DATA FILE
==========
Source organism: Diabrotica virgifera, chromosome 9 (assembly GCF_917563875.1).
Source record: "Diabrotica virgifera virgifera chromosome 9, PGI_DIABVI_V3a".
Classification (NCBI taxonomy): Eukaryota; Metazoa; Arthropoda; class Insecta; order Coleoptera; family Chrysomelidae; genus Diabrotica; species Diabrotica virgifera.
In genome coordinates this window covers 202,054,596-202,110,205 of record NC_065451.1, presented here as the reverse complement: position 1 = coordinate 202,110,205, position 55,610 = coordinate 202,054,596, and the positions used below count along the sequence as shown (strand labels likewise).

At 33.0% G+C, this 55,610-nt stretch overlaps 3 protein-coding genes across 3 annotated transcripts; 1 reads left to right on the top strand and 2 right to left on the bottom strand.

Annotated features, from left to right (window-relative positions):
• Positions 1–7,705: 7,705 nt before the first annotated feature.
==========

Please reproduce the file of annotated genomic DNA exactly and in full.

Source organism: Diabrotica virgifera, chromosome 9 (assembly GCF_917563875.1).
Source record: "Diabrotica virgifera virgifera chromosome 9, PGI_DIABVI_V3a".
Classification (NCBI taxonomy): Eukaryota; Metazoa; Arthropoda; class Insecta; order Coleoptera; family Chrysomelidae; genus Diabrotica; species Diabrotica virgifera.
In genome coordinates this window covers 202,054,596-202,110,205 of record NC_065451.1, presented here as the reverse complement: position 1 = coordinate 202,110,205, position 55,610 = coordinate 202,054,596, and the positions used below count along the sequence as shown (strand labels likewise).

At 33.0% G+C, this 55,610-nt stretch overlaps 3 protein-coding genes across 3 annotated transcripts; 1 reads left to right on the top strand and 2 right to left on the bottom strand.

Annotated features, from left to right (window-relative positions):
• Positions 1–7,705: 7,705 nt before the first annotated feature.